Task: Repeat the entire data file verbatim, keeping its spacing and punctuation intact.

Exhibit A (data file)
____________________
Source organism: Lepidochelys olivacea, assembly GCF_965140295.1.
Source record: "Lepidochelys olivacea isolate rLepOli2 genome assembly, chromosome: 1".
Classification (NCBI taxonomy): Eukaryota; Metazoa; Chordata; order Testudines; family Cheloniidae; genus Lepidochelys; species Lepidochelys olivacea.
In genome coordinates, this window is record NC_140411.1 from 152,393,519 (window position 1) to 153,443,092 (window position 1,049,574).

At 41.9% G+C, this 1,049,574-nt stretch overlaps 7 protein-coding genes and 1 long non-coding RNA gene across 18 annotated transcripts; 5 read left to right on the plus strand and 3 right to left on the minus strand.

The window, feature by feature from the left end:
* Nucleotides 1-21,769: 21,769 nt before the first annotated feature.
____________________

Source organism: Lepidochelys olivacea, assembly GCF_965140295.1.
Source record: "Lepidochelys olivacea isolate rLepOli2 genome assembly, chromosome: 1".
Classification (NCBI taxonomy): Eukaryota; Metazoa; Chordata; order Testudines; family Cheloniidae; genus Lepidochelys; species Lepidochelys olivacea.
In genome coordinates, this window is record NC_140411.1 from 152,393,519 (window position 1) to 153,443,092 (window position 1,049,574).

At 41.9% G+C, this 1,049,574-nt stretch overlaps 7 protein-coding genes and 1 long non-coding RNA gene across 18 annotated transcripts; 5 read left to right on the plus strand and 3 right to left on the minus strand.

The window, feature by feature from the left end:
* Nucleotides 1-21,769: 21,769 nt before the first annotated feature.